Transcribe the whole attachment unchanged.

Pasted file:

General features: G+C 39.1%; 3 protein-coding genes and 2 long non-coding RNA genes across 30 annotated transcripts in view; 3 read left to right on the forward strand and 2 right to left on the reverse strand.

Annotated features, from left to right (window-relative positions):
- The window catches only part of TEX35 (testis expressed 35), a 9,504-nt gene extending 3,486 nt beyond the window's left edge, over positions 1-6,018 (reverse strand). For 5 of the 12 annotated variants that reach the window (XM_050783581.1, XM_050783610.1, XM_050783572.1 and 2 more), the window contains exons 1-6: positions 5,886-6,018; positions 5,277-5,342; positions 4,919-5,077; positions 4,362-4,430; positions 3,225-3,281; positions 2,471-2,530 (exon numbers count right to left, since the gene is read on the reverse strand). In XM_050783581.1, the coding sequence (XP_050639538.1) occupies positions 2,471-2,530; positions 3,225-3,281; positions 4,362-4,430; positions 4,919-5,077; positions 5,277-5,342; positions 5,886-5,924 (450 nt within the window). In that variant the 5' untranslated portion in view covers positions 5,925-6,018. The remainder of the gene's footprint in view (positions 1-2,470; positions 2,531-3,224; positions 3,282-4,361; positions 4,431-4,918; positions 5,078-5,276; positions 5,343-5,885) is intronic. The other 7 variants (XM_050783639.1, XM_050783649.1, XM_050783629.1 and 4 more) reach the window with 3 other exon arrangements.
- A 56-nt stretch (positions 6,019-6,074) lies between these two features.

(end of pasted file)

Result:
General features: G+C 39.1%; 3 protein-coding genes and 2 long non-coding RNA genes across 30 annotated transcripts in view; 3 read left to right on the forward strand and 2 right to left on the reverse strand.

Annotated features, from left to right (window-relative positions):
- The window catches only part of TEX35 (testis expressed 35), a 9,504-nt gene extending 3,486 nt beyond the window's left edge, over positions 1-6,018 (reverse strand). For 5 of the 12 annotated variants that reach the window (XM_050783581.1, XM_050783610.1, XM_050783572.1 and 2 more), the window contains exons 1-6: positions 5,886-6,018; positions 5,277-5,342; positions 4,919-5,077; positions 4,362-4,430; positions 3,225-3,281; positions 2,471-2,530 (exon numbers count right to left, since the gene is read on the reverse strand). In XM_050783581.1, the coding sequence (XP_050639538.1) occupies positions 2,471-2,530; positions 3,225-3,281; positions 4,362-4,430; positions 4,919-5,077; positions 5,277-5,342; positions 5,886-5,924 (450 nt within the window). In that variant the 5' untranslated portion in view covers positions 5,925-6,018. The remainder of the gene's footprint in view (positions 1-2,470; positions 2,531-3,224; positions 3,282-4,361; positions 4,431-4,918; positions 5,078-5,276; positions 5,343-5,885) is intronic. The other 7 variants (XM_050783639.1, XM_050783649.1, XM_050783629.1 and 4 more) reach the window with 3 other exon arrangements.
- A 56-nt stretch (positions 6,019-6,074) lies between these two features.